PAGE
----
It has not been possible to locate evidence of significant flows of arms from Libya beyond its immediate neighbours, and to Gaza, Mali, and Syria. Despite the existence of large numbers of people being smuggled from Libya into Europe, significant flows of arms from Libya across the Mediterranean have not been detected. In spite of its proximity to Libya, trafficking into Tunisia appears to have been relatively limited. Reports of Libyan arms in Somalia, Nigeria, and the CAR concern few weapons, some of which may not have proliferated from Libya after 2011, or unconfirmed reports. While small-scale movements of arms are always possible, there is no evidence of significant flows of arms from Libya into conflicts further afield; in West, Central, and East Africa; and in Yemen. Surface-to-air missile systems from Libya have only been used in a few conflict zones.

The potential for further proliferation from Libya remains; especially if a future reduction in violence releases new arms supplies to cross-border traffickers. It is important that, as has occurred elsewhere, future peace agreements between armed factions in Libya should include elements of disarmament and small arms and light weapons management, including the safe storage and disposal of surrendered weapons. States and organizations involved in enforcing the arms embargo on arms transfers to and from Libya, and bringing peace to the country, need to continue to prioritize preventing arms trafficking.

Explaining the Decline in Trafficking from Libya

There are two explanations for proliferation from Libya being less of a problem than feared in 2011. First is that neighbouring governments and a wider community of states and international organizations took action to prevent trafficking from Libya—initiatives ranged from teams in Libya collecting portable antiaircraft missiles, through to deployment of troops into the Sahel (see the earlier discussion on international intervention in the section on Niger) and naval patrols in the Mediterranean.110 The concentration of illicit arms trafficking from Libya into a few countries is in line with previous research that emphasizes that arms trafficking is embedded in regional and local networks and conflict economies.111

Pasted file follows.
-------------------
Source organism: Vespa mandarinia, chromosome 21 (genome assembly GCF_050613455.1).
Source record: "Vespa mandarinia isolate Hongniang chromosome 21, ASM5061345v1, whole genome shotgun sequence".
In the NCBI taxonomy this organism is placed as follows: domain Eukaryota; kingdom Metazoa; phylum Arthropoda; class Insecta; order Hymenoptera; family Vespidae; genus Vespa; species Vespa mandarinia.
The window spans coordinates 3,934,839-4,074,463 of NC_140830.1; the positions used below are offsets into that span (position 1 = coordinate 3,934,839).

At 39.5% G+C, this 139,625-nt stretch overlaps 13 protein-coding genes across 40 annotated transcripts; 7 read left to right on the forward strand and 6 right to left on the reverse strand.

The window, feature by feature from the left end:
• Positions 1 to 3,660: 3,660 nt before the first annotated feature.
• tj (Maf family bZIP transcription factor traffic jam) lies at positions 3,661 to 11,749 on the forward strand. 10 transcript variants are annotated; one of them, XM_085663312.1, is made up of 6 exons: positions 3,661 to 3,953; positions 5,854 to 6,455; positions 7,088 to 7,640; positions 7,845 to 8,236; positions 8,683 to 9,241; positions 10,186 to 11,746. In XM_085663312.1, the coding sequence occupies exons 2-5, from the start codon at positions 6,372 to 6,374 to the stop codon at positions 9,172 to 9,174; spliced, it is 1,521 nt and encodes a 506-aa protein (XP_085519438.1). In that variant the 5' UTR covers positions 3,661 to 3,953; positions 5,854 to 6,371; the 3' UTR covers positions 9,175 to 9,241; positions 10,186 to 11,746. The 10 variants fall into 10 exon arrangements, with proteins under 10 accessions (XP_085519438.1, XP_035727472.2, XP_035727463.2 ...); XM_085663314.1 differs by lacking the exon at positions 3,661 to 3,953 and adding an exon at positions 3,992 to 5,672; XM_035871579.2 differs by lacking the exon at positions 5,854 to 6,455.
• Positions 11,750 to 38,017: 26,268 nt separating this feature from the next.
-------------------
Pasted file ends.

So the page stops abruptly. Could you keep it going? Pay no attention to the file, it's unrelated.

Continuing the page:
Second, in Libya there was a lull in violence during late 2011 to 2013, but fighting increased from 2014 onwards.112 The increase in fighting in Libya led to greater demand for arms and ammunition within the country by parties directly engaged in the fighting, and by other members of society obtaining arms for self-protection. In 2016 researchers monitoring gun prices traded online and bought and sold in Libya noted relatively high prices of $1,300 for a Kalashnikov, $5,900 for a heavy machinegun, and $4,000 for a recoilless gun.113 Such prices are not indicative of Libya being affected by a glut of weapons (instead arms available after the 2011 war were likely absorbed by Libyans who anticipated needing to use them).

Libya has imported large quantities of weapons. European authorities have intercepted several large-scale shipments of arms being smuggled into Libya; for example, in December 2015 Greek authorities seized a shipment of 5,000 firearms and 500,000 rounds of ammunition, and in October 2016 Spanish authorities seized 11,400 firearms and over a million rounds.114 States also notified the United Nations that prior to August 2014 they had lawfully supplied Libyan authorities with “60,000 handguns, 65,000 assault rifles, 15,000 submachine guns, and 4,000 machine guns of various calibres, as well as more than 60 million rounds of ammunition for small arms and machine guns.”115 The large-scale imports by Libya and reports of high prices paid in the country suggest that domestic stocks of arms were insufficient to meet domestic demand, making illicit exports less attractive. PRISM


1 Boaz Ganor, “The Challenge of Terrorism,” in The Arab Spring, Democracy and Security: Domestic and International Ramifications, ed. Efraim Inbar (London: Routledge, 2013), 93.

2 See for example: Christopher Chivers, “Experts Fear Looted Libyan Arms May Find Way to Terrorists,” New York Times, March 3, 2011; Louis Charbonneau, “Arms from Libya could reach Boko Haram, al-Qaeda: U.N.,” Reuters, January 26, 2012; Devon Maylie and Drew Hinshaw, “Alarm Over Smuggled Libyan Arms,” Wall Street Journal, November 12, 2011; Michelle Nichols, “Libya Key Source for Illicit Arms, Fueling Conflicts: U.N. Envoy,” Reuters, March 10, 2014.

3 Ian Drury, “Don’t Turn Syria into a ‘Tesco for Terrorists’ like Libya, Generals tell Cameron,” Daily Mail, June 17, 2013.

4 International Institute for Strategic Studies (IISS), The Military Balance 2010 (Abingdon: Routledge, 2010), 262–63.